“Who cares what you think?” Lance said.


Trailing off speech is represented by an ellipsis (…) which is better un-spaced so it can’t end up stranded on a new line in (text flow) ePub:

“I know I put the damn thing somewhere nearby – now, let me think…”

A new paragraph should be used per new speaker, of course.

~ ~ ~

Next up, we explore further into the tricks of the dialogue trade in #6 The Gift of the Gab, where we will be expanding on the above, adding sophistication and exploring the smoke and mirrors we should employ.

Next up: Gift of the Gab

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5 comments:

  1. Terrific refresher course. I needed a boot to the rear and now I'll go back and check my work.

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    Replies
    1. Glad it helped P.M.!

      Yes we all need these little prompts when editing so we can fix our eye on the ball - it all seems so obvious but when the muse is glowing and the ink is flowing it pays to put these refinements on hold and keep writing...

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  2. I agree with you about the simplicity of "said," and I like your notion that it's invisible like a punctuation mark. I usually find other 'speaking verbs' intrusive. I find it odd that they can be so prominent in popular fiction (such as, I gather, Mr. Ludlum).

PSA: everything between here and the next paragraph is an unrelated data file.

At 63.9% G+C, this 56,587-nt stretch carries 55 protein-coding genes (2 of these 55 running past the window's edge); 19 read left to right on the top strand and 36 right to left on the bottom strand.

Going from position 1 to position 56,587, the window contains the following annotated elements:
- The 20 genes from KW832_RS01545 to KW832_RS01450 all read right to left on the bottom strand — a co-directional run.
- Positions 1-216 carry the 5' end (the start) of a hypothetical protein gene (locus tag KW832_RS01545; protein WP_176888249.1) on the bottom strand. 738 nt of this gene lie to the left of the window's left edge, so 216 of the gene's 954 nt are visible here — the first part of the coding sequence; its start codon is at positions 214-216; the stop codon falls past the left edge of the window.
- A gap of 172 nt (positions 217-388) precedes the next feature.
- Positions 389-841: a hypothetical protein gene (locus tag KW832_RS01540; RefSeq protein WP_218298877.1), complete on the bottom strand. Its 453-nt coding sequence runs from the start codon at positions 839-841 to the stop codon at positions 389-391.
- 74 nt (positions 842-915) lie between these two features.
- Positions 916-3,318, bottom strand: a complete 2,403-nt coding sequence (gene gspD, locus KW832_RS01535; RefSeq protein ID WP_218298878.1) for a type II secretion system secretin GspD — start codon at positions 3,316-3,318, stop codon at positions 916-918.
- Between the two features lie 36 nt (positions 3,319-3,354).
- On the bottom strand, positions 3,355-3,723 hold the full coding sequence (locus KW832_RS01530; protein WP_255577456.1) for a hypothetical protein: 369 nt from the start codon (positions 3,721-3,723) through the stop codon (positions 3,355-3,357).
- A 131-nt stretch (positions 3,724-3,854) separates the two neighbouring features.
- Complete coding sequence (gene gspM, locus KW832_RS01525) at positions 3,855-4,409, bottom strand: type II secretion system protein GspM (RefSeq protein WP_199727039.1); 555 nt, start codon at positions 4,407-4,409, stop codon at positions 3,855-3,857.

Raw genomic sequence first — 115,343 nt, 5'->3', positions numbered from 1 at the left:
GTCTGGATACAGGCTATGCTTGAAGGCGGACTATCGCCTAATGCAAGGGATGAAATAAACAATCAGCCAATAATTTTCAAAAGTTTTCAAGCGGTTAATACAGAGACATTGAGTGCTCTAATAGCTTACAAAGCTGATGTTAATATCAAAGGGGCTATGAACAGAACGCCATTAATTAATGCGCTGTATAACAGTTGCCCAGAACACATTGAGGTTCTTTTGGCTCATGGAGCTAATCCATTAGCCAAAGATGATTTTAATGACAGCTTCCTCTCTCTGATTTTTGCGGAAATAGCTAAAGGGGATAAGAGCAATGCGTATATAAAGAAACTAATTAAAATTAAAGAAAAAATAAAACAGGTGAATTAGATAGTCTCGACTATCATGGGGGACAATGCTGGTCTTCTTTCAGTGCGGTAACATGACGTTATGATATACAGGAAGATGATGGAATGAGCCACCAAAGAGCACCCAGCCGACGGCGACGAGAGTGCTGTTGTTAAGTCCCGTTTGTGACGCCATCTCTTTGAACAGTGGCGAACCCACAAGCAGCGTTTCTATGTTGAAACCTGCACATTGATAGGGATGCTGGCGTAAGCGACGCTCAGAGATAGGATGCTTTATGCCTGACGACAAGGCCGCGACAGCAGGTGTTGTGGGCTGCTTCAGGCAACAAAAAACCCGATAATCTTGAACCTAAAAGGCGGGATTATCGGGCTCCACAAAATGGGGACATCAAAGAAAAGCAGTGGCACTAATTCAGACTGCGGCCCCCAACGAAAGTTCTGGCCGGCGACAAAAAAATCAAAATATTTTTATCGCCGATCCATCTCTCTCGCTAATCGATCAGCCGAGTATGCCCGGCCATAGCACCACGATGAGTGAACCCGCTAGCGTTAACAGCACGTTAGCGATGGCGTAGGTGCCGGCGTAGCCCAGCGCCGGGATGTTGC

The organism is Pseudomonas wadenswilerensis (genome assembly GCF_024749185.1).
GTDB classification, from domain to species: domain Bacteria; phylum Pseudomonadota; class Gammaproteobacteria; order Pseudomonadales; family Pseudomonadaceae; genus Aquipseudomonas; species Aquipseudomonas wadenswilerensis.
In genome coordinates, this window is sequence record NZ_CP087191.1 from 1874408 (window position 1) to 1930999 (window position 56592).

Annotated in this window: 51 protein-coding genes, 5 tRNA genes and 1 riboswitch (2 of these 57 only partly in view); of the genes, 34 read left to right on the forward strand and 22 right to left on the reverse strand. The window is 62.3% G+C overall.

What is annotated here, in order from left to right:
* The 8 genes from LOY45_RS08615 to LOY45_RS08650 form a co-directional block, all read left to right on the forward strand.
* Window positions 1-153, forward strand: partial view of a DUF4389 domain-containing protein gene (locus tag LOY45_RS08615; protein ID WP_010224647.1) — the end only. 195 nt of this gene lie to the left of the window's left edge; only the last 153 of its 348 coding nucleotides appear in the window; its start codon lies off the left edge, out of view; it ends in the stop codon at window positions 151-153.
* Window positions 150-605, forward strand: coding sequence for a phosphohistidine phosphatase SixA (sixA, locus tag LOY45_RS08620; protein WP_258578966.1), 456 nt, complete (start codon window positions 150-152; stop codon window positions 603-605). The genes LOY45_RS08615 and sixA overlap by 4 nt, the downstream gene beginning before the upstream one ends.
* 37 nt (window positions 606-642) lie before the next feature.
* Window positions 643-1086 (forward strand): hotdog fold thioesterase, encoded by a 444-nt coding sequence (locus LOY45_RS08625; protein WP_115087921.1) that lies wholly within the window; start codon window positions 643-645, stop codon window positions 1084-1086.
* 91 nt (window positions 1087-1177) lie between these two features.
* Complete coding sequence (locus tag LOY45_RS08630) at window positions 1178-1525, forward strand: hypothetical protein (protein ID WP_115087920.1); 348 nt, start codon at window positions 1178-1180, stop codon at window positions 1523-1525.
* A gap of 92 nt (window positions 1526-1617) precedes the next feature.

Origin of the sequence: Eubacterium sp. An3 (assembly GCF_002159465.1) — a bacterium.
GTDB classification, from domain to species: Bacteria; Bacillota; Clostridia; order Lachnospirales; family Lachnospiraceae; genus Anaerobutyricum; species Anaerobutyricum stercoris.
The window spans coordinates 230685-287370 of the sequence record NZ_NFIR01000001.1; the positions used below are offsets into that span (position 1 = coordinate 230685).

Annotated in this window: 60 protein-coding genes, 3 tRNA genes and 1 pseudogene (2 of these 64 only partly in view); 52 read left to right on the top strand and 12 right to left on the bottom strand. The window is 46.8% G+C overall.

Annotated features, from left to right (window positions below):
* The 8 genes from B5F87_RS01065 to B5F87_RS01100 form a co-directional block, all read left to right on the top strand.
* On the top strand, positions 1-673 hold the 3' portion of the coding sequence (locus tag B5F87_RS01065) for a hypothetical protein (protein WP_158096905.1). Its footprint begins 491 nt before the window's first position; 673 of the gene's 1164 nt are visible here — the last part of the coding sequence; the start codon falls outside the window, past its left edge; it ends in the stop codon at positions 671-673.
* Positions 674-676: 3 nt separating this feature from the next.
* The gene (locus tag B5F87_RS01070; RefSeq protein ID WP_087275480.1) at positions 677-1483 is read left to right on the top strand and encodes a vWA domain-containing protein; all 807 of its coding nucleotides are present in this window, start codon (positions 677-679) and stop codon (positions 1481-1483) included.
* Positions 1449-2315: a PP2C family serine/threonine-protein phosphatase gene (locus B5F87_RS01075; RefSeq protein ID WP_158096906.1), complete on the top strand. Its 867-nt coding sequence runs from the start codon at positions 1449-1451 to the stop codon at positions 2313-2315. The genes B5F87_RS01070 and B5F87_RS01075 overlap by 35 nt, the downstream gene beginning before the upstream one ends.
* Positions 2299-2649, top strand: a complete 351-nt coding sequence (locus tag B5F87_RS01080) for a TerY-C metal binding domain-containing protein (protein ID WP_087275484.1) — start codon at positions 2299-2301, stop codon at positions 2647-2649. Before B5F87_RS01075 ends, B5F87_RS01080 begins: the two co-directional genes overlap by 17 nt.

In fact, this whole piece resonates. Using a dash to denote interruption is great- that hadn't occurred to me. I will use it now. And an ellipsis for trailing off... also makes sense. Looking forward to tomorrow's read.

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    Replies
    1. A slight problem with using an em/en dash followed by speech marks is that Word often places the speech mark backwards (with curly quote marks) and so to get around this we place the closing speech mark first, and then backspace behind it to insert the en/em dash.

      Thanks again for your useful input!

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  3. It is a very nice problem to solve your free punctuation checker. It is a great to read this post and come to know it is a best one blog.

    ReplyDelete